Wim Coulier, eIDAS expert for Itsme® claims:

“I believe the eIDAS regulation is missing certification and the different assurance levels for the private sector like we have assurance levels low, substantial and high for the public sector. Issuing an identity is something that can be perfectly done too by private companies who are certified just like they would be certified for other trust services.”


2. Auditing is not clearly consistent

The problem today is not that there is a lack of expertise. The problem lies in the audit procedures. The way a TSP is audited in the Netherlands for example is not necessarily the same in Italy or another country. Meaning that two TSP´s can be audited in a totally different way but still have the same outcome. This is inconsistent with the reason why the regulation was established: to create harmonization, transparency, interoperability. The experts agreed that there is a need to create a homogenous procedure for auditing and qualification everywhere in the European Union, everywhere applied with the same transparency and with the same clarity.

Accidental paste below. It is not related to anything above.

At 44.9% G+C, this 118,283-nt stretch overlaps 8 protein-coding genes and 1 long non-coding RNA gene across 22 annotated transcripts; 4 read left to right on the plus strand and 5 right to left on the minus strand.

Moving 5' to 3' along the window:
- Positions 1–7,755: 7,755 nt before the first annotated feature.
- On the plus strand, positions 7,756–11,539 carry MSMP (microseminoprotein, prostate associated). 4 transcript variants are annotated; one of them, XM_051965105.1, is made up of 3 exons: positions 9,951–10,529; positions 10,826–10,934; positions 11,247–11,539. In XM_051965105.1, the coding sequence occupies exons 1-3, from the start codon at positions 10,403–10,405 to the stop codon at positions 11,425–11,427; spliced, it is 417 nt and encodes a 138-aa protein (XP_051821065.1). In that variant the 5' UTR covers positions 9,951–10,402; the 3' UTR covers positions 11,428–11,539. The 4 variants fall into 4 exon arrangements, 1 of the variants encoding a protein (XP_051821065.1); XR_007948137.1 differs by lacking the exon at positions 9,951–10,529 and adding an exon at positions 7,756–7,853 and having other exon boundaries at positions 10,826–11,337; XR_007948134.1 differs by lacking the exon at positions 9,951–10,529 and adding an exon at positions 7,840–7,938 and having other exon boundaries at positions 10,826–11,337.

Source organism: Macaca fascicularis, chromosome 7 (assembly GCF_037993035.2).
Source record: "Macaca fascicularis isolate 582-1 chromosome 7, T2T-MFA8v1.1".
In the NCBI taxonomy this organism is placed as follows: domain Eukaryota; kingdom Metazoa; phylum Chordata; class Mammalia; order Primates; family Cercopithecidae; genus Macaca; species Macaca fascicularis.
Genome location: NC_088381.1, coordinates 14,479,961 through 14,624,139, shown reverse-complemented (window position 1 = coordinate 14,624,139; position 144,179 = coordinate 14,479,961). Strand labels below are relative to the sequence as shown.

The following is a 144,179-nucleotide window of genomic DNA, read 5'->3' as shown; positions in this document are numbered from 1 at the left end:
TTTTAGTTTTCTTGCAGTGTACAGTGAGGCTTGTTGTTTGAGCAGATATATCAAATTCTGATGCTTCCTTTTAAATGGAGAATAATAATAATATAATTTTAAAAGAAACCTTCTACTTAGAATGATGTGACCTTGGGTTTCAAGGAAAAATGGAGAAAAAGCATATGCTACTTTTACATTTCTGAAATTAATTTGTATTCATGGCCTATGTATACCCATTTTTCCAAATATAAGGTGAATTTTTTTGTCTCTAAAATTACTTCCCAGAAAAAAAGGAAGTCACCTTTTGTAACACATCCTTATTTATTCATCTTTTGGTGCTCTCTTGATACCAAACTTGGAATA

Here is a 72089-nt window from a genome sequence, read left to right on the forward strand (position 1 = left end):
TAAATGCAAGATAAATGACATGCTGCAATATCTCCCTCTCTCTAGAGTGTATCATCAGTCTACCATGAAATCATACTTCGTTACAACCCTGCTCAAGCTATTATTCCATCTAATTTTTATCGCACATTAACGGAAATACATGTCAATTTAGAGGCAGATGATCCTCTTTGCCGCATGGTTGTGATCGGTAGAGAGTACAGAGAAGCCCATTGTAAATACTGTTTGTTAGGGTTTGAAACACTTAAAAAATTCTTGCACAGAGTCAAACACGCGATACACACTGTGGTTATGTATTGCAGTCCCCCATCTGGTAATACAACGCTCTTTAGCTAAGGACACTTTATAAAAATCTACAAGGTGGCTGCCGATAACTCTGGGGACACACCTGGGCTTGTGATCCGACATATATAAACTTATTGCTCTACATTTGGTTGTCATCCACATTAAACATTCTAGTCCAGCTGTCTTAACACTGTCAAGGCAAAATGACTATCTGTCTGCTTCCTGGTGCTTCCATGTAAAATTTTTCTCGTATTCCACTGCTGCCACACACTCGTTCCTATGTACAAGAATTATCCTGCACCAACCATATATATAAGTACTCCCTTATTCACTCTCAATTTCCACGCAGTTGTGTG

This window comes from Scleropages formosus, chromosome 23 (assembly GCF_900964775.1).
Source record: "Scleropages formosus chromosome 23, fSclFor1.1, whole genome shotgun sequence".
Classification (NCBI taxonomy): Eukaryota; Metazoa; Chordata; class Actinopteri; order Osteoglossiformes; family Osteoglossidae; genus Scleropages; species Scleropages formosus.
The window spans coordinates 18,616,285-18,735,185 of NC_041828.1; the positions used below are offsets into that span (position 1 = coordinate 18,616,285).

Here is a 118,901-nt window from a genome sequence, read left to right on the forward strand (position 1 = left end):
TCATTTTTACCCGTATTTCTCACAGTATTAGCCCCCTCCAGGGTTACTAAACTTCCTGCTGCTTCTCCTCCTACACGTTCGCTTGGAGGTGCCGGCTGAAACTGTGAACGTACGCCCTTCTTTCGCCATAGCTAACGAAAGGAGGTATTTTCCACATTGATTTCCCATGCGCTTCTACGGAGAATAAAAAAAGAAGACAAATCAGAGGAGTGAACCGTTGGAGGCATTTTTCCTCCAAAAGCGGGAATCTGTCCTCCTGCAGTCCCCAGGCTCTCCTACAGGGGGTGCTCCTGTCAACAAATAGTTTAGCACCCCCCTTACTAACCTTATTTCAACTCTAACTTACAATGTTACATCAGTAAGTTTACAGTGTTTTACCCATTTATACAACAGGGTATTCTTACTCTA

“A measure that could be introduced would be to limit the power of the local supervisory body, but maybe have a global taskforce at the European Commission. So that the rules that are actually set on a central level would be enforced in the same way throughout all EU member states. It is done in other industries, like the Pharma industry, so why not here?”

adds Guillaume Forget, Managing Director at Cryptomathic.


3. Need for certification of electronic signature creation services

Today, you can be audited to become a Qualified Trust service provider for validation services, the creation of electronic signatures & website certificates, timestamps, preservation services and registered delivery services.
But if we want anybody to feel confident to make the switch to digital signatures, we need to prove that a digital signature is reliable. That is why we need an official creation service for electronic signatures to be included in the eIDAS regulation.